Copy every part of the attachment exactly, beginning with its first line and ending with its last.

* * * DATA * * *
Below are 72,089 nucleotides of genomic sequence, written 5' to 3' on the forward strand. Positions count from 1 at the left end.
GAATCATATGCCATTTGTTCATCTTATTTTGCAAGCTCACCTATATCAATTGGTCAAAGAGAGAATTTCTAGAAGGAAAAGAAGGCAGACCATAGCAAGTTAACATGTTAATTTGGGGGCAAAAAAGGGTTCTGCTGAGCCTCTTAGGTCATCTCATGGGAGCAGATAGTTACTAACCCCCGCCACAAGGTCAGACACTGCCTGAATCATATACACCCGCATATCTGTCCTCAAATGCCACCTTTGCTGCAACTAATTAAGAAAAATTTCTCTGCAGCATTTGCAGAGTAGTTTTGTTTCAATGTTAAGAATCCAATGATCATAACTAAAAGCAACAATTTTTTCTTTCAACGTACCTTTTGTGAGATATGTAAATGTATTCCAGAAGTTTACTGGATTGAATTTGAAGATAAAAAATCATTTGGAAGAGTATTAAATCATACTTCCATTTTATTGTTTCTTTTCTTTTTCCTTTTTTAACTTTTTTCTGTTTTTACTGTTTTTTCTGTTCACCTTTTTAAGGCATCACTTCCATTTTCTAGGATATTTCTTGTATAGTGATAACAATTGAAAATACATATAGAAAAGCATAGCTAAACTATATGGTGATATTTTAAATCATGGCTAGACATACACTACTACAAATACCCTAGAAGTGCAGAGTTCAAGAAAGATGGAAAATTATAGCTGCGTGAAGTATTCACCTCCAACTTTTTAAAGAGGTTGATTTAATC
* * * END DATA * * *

Below are 72,089 nucleotides of genomic sequence, written 5' to 3' on the forward strand. Positions count from 1 at the left end.
GAATCATATGCCATTTGTTCATCTTATTTTGCAAGCTCACCTATATCAATTGGTCAAAGAGAGAATTTCTAGAAGGAAAAGAAGGCAGACCATAGCAAGTTAACATGTTAATTTGGGGGCAAAAAAGGGTTCTGCTGAGCCTCTTAGGTCATCTCATGGGAGCAGATAGTTACTAACCCCCGCCACAAGGTCAGACACTGCCTGAATCATATACACCCGCATATCTGTCCTCAAATGCCACCTTTGCTGCAACTAATTAAGAAAAATTTCTCTGCAGCATTTGCAGAGTAGTTTTGTTTCAATGTTAAGAATCCAATGATCATAACTAAAAGCAACAATTTTTTCTTTCAACGTACCTTTTGTGAGATATGTAAATGTATTCCAGAAGTTTACTGGATTGAATTTGAAGATAAAAAATCATTTGGAAGAGTATTAAATCATACTTCCATTTTATTGTTTCTTTTCTTTTTCCTTTTTTAACTTTTTTCTGTTTTTACTGTTTTTTCTGTTCACCTTTTTAAGGCATCACTTCCATTTTCTAGGATATTTCTTGTATAGTGATAACAATTGAAAATACATATAGAAAAGCATAGCTAAACTATATGGTGATATTTTAAATCATGGCTAGACATACACTACTACAAATACCCTAGAAGTGCAGAGTTCAAGAAAGATGGAAAATTATAGCTGCGTGAAGTATTCACCTCCAACTTTTTAAAGAGGTTGATTTAATC